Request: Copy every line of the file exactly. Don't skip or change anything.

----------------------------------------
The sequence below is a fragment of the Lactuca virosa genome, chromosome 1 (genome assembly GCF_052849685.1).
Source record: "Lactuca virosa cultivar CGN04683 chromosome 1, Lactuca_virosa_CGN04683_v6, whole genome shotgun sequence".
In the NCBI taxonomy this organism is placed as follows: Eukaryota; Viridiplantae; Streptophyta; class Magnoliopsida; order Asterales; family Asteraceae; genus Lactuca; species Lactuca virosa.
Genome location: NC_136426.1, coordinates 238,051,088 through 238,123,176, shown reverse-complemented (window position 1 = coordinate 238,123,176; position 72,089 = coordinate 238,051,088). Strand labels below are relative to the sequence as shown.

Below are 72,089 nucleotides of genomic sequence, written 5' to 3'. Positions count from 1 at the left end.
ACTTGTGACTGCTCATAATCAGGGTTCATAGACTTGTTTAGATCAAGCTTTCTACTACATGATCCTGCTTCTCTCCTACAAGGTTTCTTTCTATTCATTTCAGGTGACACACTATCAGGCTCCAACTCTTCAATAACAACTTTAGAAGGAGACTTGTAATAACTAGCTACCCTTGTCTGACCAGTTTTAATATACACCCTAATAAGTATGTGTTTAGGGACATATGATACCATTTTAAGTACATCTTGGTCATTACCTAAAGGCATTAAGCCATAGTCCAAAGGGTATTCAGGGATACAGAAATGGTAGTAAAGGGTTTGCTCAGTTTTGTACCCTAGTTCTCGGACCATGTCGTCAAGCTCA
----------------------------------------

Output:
The sequence below is a fragment of the Lactuca virosa genome, chromosome 1 (genome assembly GCF_052849685.1).
Source record: "Lactuca virosa cultivar CGN04683 chromosome 1, Lactuca_virosa_CGN04683_v6, whole genome shotgun sequence".
In the NCBI taxonomy this organism is placed as follows: Eukaryota; Viridiplantae; Streptophyta; class Magnoliopsida; order Asterales; family Asteraceae; genus Lactuca; species Lactuca virosa.
Genome location: NC_136426.1, coordinates 238,051,088 through 238,123,176, shown reverse-complemented (window position 1 = coordinate 238,123,176; position 72,089 = coordinate 238,051,088). Strand labels below are relative to the sequence as shown.

Below are 72,089 nucleotides of genomic sequence, written 5' to 3'. Positions count from 1 at the left end.
ACTTGTGACTGCTCATAATCAGGGTTCATAGACTTGTTTAGATCAAGCTTTCTACTACATGATCCTGCTTCTCTCCTACAAGGTTTCTTTCTATTCATTTCAGGTGACACACTATCAGGCTCCAACTCTTCAATAACAACTTTAGAAGGAGACTTGTAATAACTAGCTACCCTTGTCTGACCAGTTTTAATATACACCCTAATAAGTATGTGTTTAGGGACATATGATACCATTTTAAGTACATCTTGGTCATTACCTAAAGGCATTAAGCCATAGTCCAAAGGGTATTCAGGGATACAGAAATGGTAGTAAAGGGTTTGCTCAGTTTTGTACCCTAGTTCTCGGACCATGTCGTCAAGCTCA